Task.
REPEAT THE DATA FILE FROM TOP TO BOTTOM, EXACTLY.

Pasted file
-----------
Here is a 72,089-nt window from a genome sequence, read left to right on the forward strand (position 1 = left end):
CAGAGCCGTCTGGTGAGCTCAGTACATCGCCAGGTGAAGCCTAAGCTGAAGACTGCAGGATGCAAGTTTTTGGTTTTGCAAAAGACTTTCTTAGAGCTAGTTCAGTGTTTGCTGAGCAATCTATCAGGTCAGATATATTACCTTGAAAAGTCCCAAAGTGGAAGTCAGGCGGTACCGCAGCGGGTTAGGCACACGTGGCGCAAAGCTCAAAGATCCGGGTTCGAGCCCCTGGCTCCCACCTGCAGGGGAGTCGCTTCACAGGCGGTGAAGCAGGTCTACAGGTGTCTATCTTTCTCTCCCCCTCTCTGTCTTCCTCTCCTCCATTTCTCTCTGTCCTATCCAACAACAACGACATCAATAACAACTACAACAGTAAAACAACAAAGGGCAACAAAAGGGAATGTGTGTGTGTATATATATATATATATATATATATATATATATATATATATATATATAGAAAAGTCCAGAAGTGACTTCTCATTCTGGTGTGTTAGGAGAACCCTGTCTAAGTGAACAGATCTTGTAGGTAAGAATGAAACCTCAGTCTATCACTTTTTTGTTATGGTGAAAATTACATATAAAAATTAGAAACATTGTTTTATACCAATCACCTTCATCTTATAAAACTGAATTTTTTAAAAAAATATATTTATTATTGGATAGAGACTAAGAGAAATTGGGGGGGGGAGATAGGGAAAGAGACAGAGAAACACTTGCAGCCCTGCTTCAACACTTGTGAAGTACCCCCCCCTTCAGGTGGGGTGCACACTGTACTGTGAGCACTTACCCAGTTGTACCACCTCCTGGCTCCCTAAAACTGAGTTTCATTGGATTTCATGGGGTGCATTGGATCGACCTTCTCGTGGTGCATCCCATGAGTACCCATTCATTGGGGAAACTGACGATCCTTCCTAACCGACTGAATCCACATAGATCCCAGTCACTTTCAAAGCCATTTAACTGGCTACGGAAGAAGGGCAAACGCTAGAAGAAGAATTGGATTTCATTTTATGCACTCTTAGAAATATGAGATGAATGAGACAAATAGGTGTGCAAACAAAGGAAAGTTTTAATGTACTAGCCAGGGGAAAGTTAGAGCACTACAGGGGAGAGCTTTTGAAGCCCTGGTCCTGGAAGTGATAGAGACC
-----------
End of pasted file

Here is a 72,089-nt window from a genome sequence, read left to right on the forward strand (position 1 = left end):
CAGAGCCGTCTGGTGAGCTCAGTACATCGCCAGGTGAAGCCTAAGCTGAAGACTGCAGGATGCAAGTTTTTGGTTTTGCAAAAGACTTTCTTAGAGCTAGTTCAGTGTTTGCTGAGCAATCTATCAGGTCAGATATATTACCTTGAAAAGTCCCAAAGTGGAAGTCAGGCGGTACCGCAGCGGGTTAGGCACACGTGGCGCAAAGCTCAAAGATCCGGGTTCGAGCCCCTGGCTCCCACCTGCAGGGGAGTCGCTTCACAGGCGGTGAAGCAGGTCTACAGGTGTCTATCTTTCTCTCCCCCTCTCTGTCTTCCTCTCCTCCATTTCTCTCTGTCCTATCCAACAACAACGACATCAATAACAACTACAACAGTAAAACAACAAAGGGCAACAAAAGGGAATGTGTGTGTGTATATATATATATATATATATATATATATATATATATATATATATATAGAAAAGTCCAGAAGTGACTTCTCATTCTGGTGTGTTAGGAGAACCCTGTCTAAGTGAACAGATCTTGTAGGTAAGAATGAAACCTCAGTCTATCACTTTTTTGTTATGGTGAAAATTACATATAAAAATTAGAAACATTGTTTTATACCAATCACCTTCATCTTATAAAACTGAATTTTTTAAAAAAATATATTTATTATTGGATAGAGACTAAGAGAAATTGGGGGGGGGAGATAGGGAAAGAGACAGAGAAACACTTGCAGCCCTGCTTCAACACTTGTGAAGTACCCCCCCCTTCAGGTGGGGTGCACACTGTACTGTGAGCACTTACCCAGTTGTACCACCTCCTGGCTCCCTAAAACTGAGTTTCATTGGATTTCATGGGGTGCATTGGATCGACCTTCTCGTGGTGCATCCCATGAGTACCCATTCATTGGGGAAACTGACGATCCTTCCTAACCGACTGAATCCACATAGATCCCAGTCACTTTCAAAGCCATTTAACTGGCTACGGAAGAAGGGCAAACGCTAGAAGAAGAATTGGATTTCATTTTATGCACTCTTAGAAATATGAGATGAATGAGACAAATAGGTGTGCAAACAAAGGAAAGTTTTAATGTACTAGCCAGGGGAAAGTTAGAGCACTACAGGGGAGAGCTTTTGAAGCCCTGGTCCTGGAAGTGATAGAGACC